Carl Morrison: Right. When, I guess that was two years ago, it was Orlando when I went to the NALA Conference there in Orlando, that was when I was transitioning into corporate paralegal position. And of course I got the schedule and was looking at all this stuff that would apply, because for 20 plus years I had been in civil litigation insurance defense, and so my whole world was litigation, but from the defense side, not the corporate side, and I was being groomed to do other areas of law and I was looking for all those respective sessions that would apply; contracts, employment and they had it. And I was like — I was able to go to my general counsel and go hey, would you pay for me to go there?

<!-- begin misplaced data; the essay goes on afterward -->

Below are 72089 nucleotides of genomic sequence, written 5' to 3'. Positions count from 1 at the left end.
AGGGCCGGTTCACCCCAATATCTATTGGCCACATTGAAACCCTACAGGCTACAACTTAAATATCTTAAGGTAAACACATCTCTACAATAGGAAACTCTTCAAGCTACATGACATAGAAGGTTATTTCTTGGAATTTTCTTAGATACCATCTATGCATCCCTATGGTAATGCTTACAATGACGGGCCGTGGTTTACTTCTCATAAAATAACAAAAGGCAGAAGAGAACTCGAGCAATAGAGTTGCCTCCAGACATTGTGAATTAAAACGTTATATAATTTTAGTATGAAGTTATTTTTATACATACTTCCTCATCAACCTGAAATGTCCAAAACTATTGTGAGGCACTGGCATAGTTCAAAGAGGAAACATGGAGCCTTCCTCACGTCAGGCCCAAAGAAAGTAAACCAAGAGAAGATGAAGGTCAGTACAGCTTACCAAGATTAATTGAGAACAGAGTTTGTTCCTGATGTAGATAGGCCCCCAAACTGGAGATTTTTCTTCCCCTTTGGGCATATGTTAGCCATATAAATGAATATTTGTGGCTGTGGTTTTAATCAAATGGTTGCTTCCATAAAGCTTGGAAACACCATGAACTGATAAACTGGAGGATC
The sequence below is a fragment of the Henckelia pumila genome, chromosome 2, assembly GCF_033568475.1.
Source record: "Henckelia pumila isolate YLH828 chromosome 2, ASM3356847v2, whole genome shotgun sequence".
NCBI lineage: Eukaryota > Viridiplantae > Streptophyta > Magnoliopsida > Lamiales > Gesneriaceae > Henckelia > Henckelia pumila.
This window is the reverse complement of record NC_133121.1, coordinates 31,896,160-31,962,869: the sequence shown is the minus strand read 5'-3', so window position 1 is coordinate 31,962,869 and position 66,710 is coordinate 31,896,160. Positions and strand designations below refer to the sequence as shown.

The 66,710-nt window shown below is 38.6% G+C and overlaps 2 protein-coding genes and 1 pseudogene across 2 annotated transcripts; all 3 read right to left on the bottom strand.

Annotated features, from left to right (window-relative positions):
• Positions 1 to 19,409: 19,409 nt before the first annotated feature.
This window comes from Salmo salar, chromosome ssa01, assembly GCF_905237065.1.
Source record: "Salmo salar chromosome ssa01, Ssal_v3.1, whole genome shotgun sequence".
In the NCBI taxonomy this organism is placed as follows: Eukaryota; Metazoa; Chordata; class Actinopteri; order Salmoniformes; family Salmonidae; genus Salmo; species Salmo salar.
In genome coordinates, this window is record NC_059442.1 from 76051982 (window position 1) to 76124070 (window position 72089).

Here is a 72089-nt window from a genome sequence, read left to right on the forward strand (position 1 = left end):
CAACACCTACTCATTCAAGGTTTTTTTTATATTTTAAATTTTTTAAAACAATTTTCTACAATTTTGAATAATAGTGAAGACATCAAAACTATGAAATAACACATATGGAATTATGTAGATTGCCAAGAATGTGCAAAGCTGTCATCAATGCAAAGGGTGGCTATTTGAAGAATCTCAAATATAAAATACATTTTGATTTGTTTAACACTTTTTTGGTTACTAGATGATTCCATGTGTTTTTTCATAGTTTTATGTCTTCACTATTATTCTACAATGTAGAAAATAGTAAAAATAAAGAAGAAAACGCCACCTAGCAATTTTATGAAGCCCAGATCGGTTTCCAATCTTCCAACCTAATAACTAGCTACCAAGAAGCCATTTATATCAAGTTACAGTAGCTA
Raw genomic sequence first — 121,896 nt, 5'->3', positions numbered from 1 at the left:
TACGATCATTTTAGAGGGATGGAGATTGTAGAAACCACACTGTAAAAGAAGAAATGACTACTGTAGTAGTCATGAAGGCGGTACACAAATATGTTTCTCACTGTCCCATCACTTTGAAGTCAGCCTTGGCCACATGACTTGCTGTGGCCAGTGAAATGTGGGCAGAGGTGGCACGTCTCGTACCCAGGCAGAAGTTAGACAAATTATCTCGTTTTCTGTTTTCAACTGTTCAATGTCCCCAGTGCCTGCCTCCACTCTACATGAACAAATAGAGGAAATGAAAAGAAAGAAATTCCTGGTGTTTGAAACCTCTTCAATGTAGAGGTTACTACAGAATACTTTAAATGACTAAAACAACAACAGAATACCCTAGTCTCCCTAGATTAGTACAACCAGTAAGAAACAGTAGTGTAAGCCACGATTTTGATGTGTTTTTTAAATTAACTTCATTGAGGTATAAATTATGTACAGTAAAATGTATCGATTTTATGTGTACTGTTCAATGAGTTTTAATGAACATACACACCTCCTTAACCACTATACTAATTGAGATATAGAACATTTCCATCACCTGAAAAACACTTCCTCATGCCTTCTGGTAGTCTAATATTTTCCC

Melissa Hamilton: And that’s the thing, if you can find the hook for your employer, because I have actually got — I work for the State of North Dakota and as being a NALA member I get that $80 gift certificate and so they add that add-on technology and they let me take the extra day, because I showed them that there is technology here that I can learn and they paid for me to stay another day, but I had to show and I had to make the case that this applies and it’s relevant to what I am doing.
Carl Morrison: Exactly right. We were also doing some other projects that work just recently, and I told my general counsel, I am like, okay, I know there is a couple of vendors that are in this area, I am going to get information and bring it back so we can look at it, digest it.